I’ve thought about the steps I take with my own writing and realized that the writing process I use varies from project to project and depends on the level of difficulty, the length and scope of the project, and even my state of mind. If I’m feeling super creative, a blog post or an article will come flying out of my head. If I’m tired, hungry, or unmotivated, or if the project is complicated, then it’s a struggle and I have to work a little harder. Brainstorming and outlining can help. A lot.
It occurred to me that I don’t have one creative writing process. I have several. And I always use the one that’s best suited for a particular project.
March to the Beat
One of my favorite sayings has to do with marching to the beat of your own drum. I like that saying because that’s how I walk–to my own rhythm. If I didn’t, then I probably never would have started my own business or believed that I could make it as a writer. In fact, I probably wouldn’t be a writer at all.
Some writers can sit down and pound out an article, a short story, or even a novel without ever planning or outlining. Others have to follow a strict writing process or they get lost and confused, tangled up in their own words.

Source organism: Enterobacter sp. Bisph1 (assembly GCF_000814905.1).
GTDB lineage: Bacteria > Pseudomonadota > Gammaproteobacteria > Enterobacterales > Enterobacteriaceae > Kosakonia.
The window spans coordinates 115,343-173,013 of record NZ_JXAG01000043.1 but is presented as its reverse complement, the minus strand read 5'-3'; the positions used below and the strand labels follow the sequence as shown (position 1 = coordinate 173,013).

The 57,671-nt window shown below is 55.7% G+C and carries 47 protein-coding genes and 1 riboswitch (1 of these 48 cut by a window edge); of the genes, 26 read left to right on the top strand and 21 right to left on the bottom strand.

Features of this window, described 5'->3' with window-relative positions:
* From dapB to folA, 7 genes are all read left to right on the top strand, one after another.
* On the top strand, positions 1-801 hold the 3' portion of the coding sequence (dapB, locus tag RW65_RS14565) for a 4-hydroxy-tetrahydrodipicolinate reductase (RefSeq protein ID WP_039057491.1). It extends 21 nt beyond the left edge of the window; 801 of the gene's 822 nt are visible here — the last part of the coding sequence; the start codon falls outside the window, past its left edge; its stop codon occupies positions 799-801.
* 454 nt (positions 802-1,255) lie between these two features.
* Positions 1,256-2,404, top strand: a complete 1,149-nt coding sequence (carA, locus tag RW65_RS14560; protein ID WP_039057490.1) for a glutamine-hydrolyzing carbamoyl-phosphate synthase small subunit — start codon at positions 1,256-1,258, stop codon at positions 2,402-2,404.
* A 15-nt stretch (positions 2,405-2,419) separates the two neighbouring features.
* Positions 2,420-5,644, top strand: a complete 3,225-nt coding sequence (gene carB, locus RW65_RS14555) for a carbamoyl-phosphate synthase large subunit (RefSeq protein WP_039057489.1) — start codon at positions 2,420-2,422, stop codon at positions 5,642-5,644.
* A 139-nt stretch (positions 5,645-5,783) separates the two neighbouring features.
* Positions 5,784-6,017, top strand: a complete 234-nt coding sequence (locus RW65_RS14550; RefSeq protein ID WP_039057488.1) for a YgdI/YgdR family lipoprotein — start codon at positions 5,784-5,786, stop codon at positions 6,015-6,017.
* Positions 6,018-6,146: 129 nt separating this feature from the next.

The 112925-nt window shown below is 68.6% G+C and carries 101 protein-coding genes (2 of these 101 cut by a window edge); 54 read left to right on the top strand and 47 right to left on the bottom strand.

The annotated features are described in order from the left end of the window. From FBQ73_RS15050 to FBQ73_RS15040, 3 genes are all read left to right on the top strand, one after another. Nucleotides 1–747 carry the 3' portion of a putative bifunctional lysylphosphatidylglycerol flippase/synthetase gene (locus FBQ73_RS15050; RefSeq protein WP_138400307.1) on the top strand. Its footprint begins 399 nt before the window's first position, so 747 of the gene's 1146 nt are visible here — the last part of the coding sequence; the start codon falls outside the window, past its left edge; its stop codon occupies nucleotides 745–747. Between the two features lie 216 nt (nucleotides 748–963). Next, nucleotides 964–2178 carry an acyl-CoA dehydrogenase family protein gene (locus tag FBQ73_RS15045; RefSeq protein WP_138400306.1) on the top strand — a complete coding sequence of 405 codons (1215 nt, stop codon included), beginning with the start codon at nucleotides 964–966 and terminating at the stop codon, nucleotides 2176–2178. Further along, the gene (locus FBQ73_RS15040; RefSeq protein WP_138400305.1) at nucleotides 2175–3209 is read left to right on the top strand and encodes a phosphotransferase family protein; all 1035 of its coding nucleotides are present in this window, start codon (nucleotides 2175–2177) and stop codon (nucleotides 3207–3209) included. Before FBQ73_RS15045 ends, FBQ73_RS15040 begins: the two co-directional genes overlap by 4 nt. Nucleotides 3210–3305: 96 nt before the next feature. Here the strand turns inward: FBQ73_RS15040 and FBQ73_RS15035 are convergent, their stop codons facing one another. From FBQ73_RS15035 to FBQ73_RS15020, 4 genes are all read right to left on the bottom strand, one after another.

For example, when I am involved in a copywriting or nonfiction project, I find that brainstorming and outlining are essential. I need to organize my thoughts and make sure I cover the subject matter thoroughly. But with creative writing projects, such as fiction and poetry (and even the novel I wrote for NaNoWriMo back in 2008), I just start typing and let the ideas flow. Conversely, the NaNoWriMo project I did this year had a full, detailed outline.
Listen to Your Own Rhythm
We all start with interesting creative writing ideas and hope to finish with a completely riveting piece of writing.
That day I overheard my boss saying that I was methodical was a long time ago. Since then, I’ve loosened up my methods. Oh, I can still whip up a streamlined procedure and implement it. I have to do that for my own business all the time, whether it involves maintaining my client contact list or managing my quotes and invoices–using a system for that stuff is extremely helpful.